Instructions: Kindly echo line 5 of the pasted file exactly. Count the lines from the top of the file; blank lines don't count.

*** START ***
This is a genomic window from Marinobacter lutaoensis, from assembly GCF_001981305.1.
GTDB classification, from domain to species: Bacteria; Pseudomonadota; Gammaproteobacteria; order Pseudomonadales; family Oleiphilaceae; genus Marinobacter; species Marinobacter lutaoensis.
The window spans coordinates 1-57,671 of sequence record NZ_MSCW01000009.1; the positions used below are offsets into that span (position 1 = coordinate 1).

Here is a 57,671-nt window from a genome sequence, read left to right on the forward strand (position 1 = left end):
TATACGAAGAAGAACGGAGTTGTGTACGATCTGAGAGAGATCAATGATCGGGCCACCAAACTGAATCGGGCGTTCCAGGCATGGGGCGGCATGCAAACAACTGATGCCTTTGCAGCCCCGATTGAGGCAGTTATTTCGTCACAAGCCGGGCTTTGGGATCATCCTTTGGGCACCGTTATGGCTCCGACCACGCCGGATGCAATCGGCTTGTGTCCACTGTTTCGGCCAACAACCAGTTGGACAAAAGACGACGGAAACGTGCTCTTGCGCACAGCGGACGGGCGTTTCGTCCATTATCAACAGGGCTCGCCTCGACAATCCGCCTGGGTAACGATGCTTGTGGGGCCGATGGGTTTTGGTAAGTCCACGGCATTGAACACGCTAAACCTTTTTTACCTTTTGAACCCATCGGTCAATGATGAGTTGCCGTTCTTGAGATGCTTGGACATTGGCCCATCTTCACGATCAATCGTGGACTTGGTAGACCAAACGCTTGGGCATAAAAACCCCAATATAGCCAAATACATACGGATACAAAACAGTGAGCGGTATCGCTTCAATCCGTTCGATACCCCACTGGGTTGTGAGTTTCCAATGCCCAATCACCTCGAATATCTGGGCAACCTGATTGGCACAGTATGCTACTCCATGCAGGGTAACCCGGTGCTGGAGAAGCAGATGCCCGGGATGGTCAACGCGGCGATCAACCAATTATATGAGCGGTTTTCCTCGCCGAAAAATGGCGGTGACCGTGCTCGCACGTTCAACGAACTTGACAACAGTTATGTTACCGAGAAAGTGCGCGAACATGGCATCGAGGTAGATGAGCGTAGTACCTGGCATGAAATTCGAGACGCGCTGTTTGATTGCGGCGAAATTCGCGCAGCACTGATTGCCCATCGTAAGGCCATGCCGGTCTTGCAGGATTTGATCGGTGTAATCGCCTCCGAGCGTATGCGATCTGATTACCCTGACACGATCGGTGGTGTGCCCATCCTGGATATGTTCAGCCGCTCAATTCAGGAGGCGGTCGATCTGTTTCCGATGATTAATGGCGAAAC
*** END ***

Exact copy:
TATACGAAGAAGAACGGAGTTGTGTACGATCTGAGAGAGATCAATGATCGGGCCACCAAACTGAATCGGGCGTTCCAGGCATGGGGCGGCATGCAAACAACTGATGCCTTTGCAGCCCCGATTGAGGCAGTTATTTCGTCACAAGCCGGGCTTTGGGATCATCCTTTGGGCACCGTTATGGCTCCGACCACGCCGGATGCAATCGGCTTGTGTCCACTGTTTCGGCCAACAACCAGTTGGACAAAAGACGACGGAAACGTGCTCTTGCGCACAGCGGACGGGCGTTTCGTCCATTATCAACAGGGCTCGCCTCGACAATCCGCCTGGGTAACGATGCTTGTGGGGCCGATGGGTTTTGGTAAGTCCACGGCATTGAACACGCTAAACCTTTTTTACCTTTTGAACCCATCGGTCAATGATGAGTTGCCGTTCTTGAGATGCTTGGACATTGGCCCATCTTCACGATCAATCGTGGACTTGGTAGACCAAACGCTTGGGCATAAAAACCCCAATATAGCCAAATACATACGGATACAAAACAGTGAGCGGTATCGCTTCAATCCGTTCGATACCCCACTGGGTTGTGAGTTTCCAATGCCCAATCACCTCGAATATCTGGGCAACCTGATTGGCACAGTATGCTACTCCATGCAGGGTAACCCGGTGCTGGAGAAGCAGATGCCCGGGATGGTCAACGCGGCGATCAACCAATTATATGAGCGGTTTTCCTCGCCGAAAAATGGCGGTGACCGTGCTCGCACGTTCAACGAACTTGACAACAGTTATGTTACCGAGAAAGTGCGCGAACATGGCATCGAGGTAGATGAGCGTAGTACCTGGCATGAAATTCGAGACGCGCTGTTTGATTGCGGCGAAATTCGCGCAGCACTGATTGCCCATCGTAAGGCCATGCCGGTCTTGCAGGATTTGATCGGTGTAATCGCCTCCGAGCGTATGCGATCTGATTACCCTGACACGATCGGTGGTGTGCCCATCCTGGATATGTTCAGCCGCTCAATTCAGGAGGCGGTCGATCTGTTTCCGATGATTAATGGCGAAAC